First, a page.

[Expand]General Information
[Collapse]WinForms Controls
 [Expand]What's Installed
 [Expand]Build an Application
 [Expand]Controls and Libraries
 [Collapse]Common Features
  [Expand]Data Binding Common Concepts
  [Expand]Data Source Wizard
    Expression Editor
    Implementing Custom Functions
    Member Table: Expressions
  [Expand]Application Appearance and Skin Colors
  [Expand]Filtering UI Context
  [Expand]High DPI Support
  [Expand]Scaffolding Wizard
  [Expand]Formatting Values
   HTML Text Formatting
  [Expand]Tooltip Management
  [Expand]Saving and Restoring Layouts to a File, Stream and System Registry
   Clipboard - Copy and Paste Operations. Data Formatting
   Version Compatibility: Default Property Values
  Get More Help
 [Expand]API Reference
[Expand]ASP.NET Controls and MVC Extensions
[Expand]ASP.NET Bootstrap Controls
[Expand]ASP.NET Core Bootstrap Controls
[Expand]WPF Controls
[Expand]Xamarin Controls
[Expand]Windows 10 App Controls
[Expand]Office File API
[Expand]Report and Dashboard Server
[Expand]eXpressApp Framework
[Expand]eXpress Persistent Objects
[Expand]CodeRush Classic
[Expand]Cross-Platform Core Libraries
[Expand]Tools and Utilities
 End-User Documentation
View this topic on docs.devexpress.com (Learn more)

Implementing Custom Functions

This document explains how you can implement custom functions for CriteriaOperator-based criteria used in filter conditions and expressions supported in many DevExpress products (including grids, pivot grids, Reporting, etc.) in addition to built-in functions (see Criteria Language Syntax and FunctionOperatorType).


Custom functions are not available in the visual tree of Filter Controls (FilterControl and FilterEditorControl).

Expanded Declaring Custom Functions

A custom function is a class implementing the following interfaces.

The ICustomFunctionOperatorFormattable and ICustomFunctionOperatorBrowsable interfaces inherit from the ICustomFunctionOperator interface, and extend it with a specific advanced functionality. Thus, you can implement ICustomFunctionOperatorFormattable or ICustomFunctionOperatorBrowsable (or both of them, depending on the capabilities you want to offer with your custom function) and as a result provide an ICustomFunctionOperator implementation.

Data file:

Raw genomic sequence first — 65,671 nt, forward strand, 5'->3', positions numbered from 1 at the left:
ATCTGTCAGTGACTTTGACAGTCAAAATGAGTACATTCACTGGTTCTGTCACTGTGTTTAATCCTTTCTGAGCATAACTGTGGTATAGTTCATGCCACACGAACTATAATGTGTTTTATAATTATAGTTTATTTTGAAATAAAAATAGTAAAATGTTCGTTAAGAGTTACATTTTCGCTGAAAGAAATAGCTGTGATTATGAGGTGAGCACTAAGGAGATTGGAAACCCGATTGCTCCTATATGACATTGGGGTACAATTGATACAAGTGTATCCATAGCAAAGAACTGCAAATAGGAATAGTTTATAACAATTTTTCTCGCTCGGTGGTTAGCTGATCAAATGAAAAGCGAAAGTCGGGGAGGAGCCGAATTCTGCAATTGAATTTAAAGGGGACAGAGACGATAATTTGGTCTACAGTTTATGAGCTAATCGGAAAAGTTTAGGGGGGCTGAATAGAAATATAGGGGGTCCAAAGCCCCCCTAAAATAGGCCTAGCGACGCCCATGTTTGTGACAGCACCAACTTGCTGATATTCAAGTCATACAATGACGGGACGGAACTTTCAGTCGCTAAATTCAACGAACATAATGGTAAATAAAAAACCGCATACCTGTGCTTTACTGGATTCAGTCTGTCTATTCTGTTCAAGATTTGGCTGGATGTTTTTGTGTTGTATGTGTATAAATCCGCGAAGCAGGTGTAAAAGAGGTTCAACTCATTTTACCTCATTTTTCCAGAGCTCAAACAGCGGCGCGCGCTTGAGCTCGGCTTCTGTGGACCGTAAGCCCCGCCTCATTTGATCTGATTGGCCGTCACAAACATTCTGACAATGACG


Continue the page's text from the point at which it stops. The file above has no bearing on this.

Refer to the How to: Implement a Custom Criteria Language Function Operator for a sample ICustomFunctionOperatorFormattable interface implementation (a custom function that returns the month of a date).

Expanded Registering Custom Functions

Once a custom function is declared, you can register it in your application using any of the following methods.

  • Pass a custom function to CriteriaOperator.RegisterCustomFunction or CriteriaOperator.RegisterCustomFunctions.

    These static methods significantly simplify the registration process. With a single method call, you make custom functions available wherever CriteriaOperator-based criteria are processed - whether it is an expression or a database query built with XPO.

  • Pass a custom function to a data store provider's RegisterCustomFunctionOperator method and add it to a dictionary's XPDictionary.CustomFunctionOperators collection.

    This is an outdated registration technique, which exposes the custom function only to XPO queries based on dictionary entries.

To unregister a custom function, call the CriteriaOperator.UnregisterCustomFunction method.

To see a code example on implementing custom functions, refer to the How to: Implement a Custom Criteria Language Function Operator topic in the XPO documentation.

To learn how to implement custom functions and criteria, and use them in LINQ expressions built with XPO, see How to: Implement Custom Functions and Criteria in LINQ to XPO.

Is this topic helpful?​​​​​​​